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Species Guide
A photo of a African Cuckoo (Cuculus gularis)
African Cuckoo

African Cuckoo

Cuculus gularis

The African cuckoo, or African grey cuckoo (Cuculus gularis), is a medium-sized bird with a total length of 32 cm (13 in). It exhibits a dashing flight reminiscent of a bird of prey. Both sexes display a similar plumage with dark grey head, upper parts, and wings, while the throat and breast are pale grey, and the belly is white barred with dark grey. The tail is dark grey with dark barring and a white tip. Males have yellow eyes, while females' eyes are light brown. The beak is yellow with a black or horn tip, and the legs and feet are yellowish. Juveniles come in two color morphs: grey and hepatic, with the latter replacing the white with buff or a tawny hue.

Identification Tips

To distinguish the African cuckoo from similar species, note the grey upper tail covers, unlike the blackish ones of lesser or Madagascar cuckoos. The tail barring is complete, setting it apart from the common cuckoo, which has outer rectrices incompletely barred. The male's call is a distinctive "coo-coo," with the second note higher and louder, and the female produces a bubbling "Kwik-kwik-kwik."


The African cuckoo favors savannahs with scattered acacia trees and open woodlands. It avoids dense forests and arid regions, preferring areas with sufficient foliage for foraging.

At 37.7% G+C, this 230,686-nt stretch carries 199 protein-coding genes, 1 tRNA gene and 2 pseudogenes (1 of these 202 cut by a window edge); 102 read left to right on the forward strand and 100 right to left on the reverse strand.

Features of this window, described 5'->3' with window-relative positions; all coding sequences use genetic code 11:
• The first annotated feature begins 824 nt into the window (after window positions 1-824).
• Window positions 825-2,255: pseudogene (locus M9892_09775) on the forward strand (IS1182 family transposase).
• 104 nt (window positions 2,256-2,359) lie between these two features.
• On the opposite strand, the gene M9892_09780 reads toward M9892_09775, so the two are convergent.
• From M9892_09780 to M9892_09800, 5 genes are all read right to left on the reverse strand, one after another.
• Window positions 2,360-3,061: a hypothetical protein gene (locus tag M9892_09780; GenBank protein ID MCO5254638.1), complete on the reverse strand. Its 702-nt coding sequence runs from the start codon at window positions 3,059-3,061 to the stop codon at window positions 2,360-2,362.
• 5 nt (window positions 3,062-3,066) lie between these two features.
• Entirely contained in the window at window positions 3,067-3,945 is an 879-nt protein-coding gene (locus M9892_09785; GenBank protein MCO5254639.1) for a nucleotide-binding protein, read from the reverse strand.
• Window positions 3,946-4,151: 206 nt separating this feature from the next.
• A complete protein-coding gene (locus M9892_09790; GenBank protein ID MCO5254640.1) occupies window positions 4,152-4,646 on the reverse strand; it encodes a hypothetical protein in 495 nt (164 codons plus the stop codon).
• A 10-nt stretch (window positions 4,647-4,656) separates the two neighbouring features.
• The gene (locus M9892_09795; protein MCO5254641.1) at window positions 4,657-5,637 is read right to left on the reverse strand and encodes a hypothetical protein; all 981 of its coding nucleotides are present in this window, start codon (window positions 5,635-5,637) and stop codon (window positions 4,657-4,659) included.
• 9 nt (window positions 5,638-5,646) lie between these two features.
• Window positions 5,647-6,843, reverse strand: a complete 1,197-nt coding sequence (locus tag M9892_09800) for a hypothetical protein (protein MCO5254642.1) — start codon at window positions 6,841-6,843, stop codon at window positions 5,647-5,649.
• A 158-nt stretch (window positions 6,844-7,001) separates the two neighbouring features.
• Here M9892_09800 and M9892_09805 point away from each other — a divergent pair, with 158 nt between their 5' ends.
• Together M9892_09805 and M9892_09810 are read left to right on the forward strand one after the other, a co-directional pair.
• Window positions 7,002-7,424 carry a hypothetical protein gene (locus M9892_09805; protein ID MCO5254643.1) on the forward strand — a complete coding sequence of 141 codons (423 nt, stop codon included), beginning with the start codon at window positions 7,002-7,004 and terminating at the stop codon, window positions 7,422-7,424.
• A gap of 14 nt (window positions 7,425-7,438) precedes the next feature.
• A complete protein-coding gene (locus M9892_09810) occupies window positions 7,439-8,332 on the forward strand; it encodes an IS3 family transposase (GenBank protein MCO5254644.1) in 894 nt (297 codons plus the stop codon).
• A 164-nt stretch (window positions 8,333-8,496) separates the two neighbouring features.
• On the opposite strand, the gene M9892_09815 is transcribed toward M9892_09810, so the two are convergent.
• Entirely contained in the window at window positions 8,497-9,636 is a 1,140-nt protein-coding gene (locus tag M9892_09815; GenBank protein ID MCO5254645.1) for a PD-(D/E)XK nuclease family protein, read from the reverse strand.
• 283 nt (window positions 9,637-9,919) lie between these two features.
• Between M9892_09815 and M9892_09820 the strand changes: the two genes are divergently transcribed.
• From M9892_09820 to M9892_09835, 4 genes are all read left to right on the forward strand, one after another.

This species is found across Sub-Saharan Africa, migrating within the continent to coincide with the rainy season. It breeds in various locations during this period, with some populations, such as those in Nigeria, present year-round.


The African cuckoo is generally solitary, foraging in trees and on the ground for insects. It perches almost vertically and is territorial, with pairs in southern Africa occupying territories greater than 60 hectares (150 acres), actively driving off other cuckoos.

Song & Calls

The male's song is a two-note "coo-coo," with the second note being more pronounced. The female's call is a bubbling series of "Kwik-kwik-kwik."


As a brood parasite, the African cuckoo lays its eggs in the nests of other bird species, such as the yellow-billed shrike and fork-tailed drongo, often removing an existing egg. The eggs closely resemble those of the host in color and size. The cuckoo chick will eject other eggs and nestlings from the nest upon hatching.

Similar Species

The African cuckoo can be confused with the common cuckoo, lesser cuckoo, or Madagascar cuckoo, but can be differentiated by its complete tail barring and grey upper tail covers.

Diet and Feeding

The diet mainly consists of hairy and smooth caterpillars, as well as other insects like beetles and winged termites. The African cuckoo forages through foliage and probes cattle dung in search of food.

Conservation status

The African cuckoo is classified as "Least Concern" by the International Union for Conservation of Nature (IUCN), with a fairly common presence across a wide range and no identified specific threats to its population.

African Cuckoo Sounds

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